As she grew older, her focus shifted to facts about birds. She knows there are 10,906 bird species in the world, of which 2,400 live in the continental United States. She is aware that while many birds gather in flocks, ravens do so in groups known as "unkindness" or "conspiracy"! She also knows that, although turbulence-related aircraft accidents are uncommon, over the past three decades, more than 200 lives have been lost in aerial collisions between planes and birds.

 

But it is the sheer number of birds that soar above us that gets to her! For example, the gray sparrow, the most common species, numbers almost 1.6 billion individuals! Yet, one rarely finds dead birds on the streets or even in the countryside. So the question is, where on earth do all the dead birds go?

 

Is there a natural process that quickly disposes of the deceased creatures, preventing them from being seen? Maybe they have a secluded spot where they can meet their demise, hidden from prying eyes. Or perhaps there exists a clandestine ritual within the avian community where the young and healthy ones purposefully eliminate their elderly and discreetly conceal their remains to evade the attention of predators. It’s been known among humans, so why not among birds?

 

“I wouldn’t be surprised by the predatory eagles and frightening-looking owls, but what about the lovely, colorful robins and hummingbirds?” Flora thinks.

 

Yet she has never seen a dead robin either, so perhaps... Appearances can be deceptive, and in real life, robins might, in fact, be feathery psychopaths who hide their true nature beneath their attractive exterior.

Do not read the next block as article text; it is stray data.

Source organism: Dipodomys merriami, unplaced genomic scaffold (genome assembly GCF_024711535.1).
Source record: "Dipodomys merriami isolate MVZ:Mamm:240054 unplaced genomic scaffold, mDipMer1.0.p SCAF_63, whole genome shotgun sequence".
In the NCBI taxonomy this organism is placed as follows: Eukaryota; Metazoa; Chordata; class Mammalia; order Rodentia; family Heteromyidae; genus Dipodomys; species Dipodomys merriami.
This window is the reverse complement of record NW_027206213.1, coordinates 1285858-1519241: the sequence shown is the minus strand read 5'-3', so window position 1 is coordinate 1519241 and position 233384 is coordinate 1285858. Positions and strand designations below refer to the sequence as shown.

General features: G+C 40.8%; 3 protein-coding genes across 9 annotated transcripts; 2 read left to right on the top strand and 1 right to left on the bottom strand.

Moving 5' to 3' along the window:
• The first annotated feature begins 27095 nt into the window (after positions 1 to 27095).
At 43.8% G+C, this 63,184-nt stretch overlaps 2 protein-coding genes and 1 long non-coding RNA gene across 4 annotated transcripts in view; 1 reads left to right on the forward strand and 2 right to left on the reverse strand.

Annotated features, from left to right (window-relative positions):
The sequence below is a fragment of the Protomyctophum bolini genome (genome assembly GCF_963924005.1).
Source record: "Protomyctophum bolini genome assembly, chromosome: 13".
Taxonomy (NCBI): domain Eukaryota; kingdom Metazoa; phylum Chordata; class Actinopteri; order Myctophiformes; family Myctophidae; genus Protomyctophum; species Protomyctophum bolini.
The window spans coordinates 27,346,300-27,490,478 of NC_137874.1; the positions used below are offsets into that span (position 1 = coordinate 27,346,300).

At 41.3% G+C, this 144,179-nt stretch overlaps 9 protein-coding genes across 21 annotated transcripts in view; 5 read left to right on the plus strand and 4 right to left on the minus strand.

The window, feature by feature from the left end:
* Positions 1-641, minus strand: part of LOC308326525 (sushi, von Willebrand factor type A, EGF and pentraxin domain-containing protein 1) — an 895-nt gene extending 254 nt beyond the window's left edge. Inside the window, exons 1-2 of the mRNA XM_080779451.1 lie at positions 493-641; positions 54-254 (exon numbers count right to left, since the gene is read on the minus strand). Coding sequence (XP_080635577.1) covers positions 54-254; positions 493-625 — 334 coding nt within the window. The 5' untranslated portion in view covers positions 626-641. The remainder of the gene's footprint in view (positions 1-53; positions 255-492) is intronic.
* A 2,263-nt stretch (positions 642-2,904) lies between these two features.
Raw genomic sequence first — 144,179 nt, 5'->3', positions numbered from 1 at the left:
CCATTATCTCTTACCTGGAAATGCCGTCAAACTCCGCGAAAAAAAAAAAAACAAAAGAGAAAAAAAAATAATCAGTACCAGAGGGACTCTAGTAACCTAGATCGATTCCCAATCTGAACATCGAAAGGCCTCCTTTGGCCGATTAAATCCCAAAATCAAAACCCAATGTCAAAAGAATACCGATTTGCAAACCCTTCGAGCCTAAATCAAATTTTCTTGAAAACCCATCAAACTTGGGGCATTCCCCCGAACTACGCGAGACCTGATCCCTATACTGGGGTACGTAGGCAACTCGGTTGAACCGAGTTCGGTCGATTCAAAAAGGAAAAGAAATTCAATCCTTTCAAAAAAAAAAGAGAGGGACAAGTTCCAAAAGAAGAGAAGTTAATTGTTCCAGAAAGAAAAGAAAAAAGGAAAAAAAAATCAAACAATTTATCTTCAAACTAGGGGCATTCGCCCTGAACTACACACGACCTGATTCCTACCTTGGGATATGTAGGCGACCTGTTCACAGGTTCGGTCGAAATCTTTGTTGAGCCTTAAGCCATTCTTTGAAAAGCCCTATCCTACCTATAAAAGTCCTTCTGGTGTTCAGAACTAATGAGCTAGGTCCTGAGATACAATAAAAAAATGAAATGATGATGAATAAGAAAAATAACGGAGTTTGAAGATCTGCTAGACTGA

Take Mama Louise, for example. She has always looked as if butter wouldn't melt in her mouth, but she's actually a skilled manipulator who knows how to get what she wants. And her "spare the rod and spoil the child" philosophy has left a lasting impact on Flora, who, until today, has been a little afraid of her mother's seemingly sweet demeanor.

 

While browsing for trivia, Flora came across an intriguing ancient Sardinian custom known as senicide, or altruistic suicide, in which elderly or sick individuals would choose to leave their community and relocate to a designated area to pass away peacefully. In the past, thalaikoothal, a practice in certain regions of India, involved giving the elderly a calming oil bath before they succumbed to dehydration, starvation, or poisoning.

 

It is amusing to explore the potential of deliberate murder among birds as a technique to guarantee the survival of the fittest. Flora recently learned that when birds feel threatened, they leave their nests, sacrificing the current brood to boost the chances of future successful reproduction. So, why not sacrifice the old and, let's face it, useless?

 

Flora wonders if her mother had ever pondered the idea of an altruistic suicide for a greater cause, in other words, Flora's, given that she has always been a staunch supporter of animal welfare and the preservation of natural harmony. But she doubts it.